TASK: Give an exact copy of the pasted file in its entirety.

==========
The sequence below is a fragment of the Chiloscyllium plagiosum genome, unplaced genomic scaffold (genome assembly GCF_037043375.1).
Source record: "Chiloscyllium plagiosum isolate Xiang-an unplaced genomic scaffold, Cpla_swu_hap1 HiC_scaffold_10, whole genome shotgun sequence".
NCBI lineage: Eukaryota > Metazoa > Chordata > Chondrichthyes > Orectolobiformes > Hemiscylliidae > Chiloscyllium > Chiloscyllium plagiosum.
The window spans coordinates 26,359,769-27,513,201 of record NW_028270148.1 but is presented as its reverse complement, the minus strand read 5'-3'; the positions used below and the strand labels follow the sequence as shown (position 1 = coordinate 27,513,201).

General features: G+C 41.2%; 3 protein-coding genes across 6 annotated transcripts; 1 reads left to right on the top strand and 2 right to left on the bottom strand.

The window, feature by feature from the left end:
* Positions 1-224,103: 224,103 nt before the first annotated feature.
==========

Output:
The sequence below is a fragment of the Chiloscyllium plagiosum genome, unplaced genomic scaffold (genome assembly GCF_037043375.1).
Source record: "Chiloscyllium plagiosum isolate Xiang-an unplaced genomic scaffold, Cpla_swu_hap1 HiC_scaffold_10, whole genome shotgun sequence".
NCBI lineage: Eukaryota > Metazoa > Chordata > Chondrichthyes > Orectolobiformes > Hemiscylliidae > Chiloscyllium > Chiloscyllium plagiosum.
The window spans coordinates 26,359,769-27,513,201 of record NW_028270148.1 but is presented as its reverse complement, the minus strand read 5'-3'; the positions used below and the strand labels follow the sequence as shown (position 1 = coordinate 27,513,201).

General features: G+C 41.2%; 3 protein-coding genes across 6 annotated transcripts; 1 reads left to right on the top strand and 2 right to left on the bottom strand.

The window, feature by feature from the left end:
* Positions 1-224,103: 224,103 nt before the first annotated feature.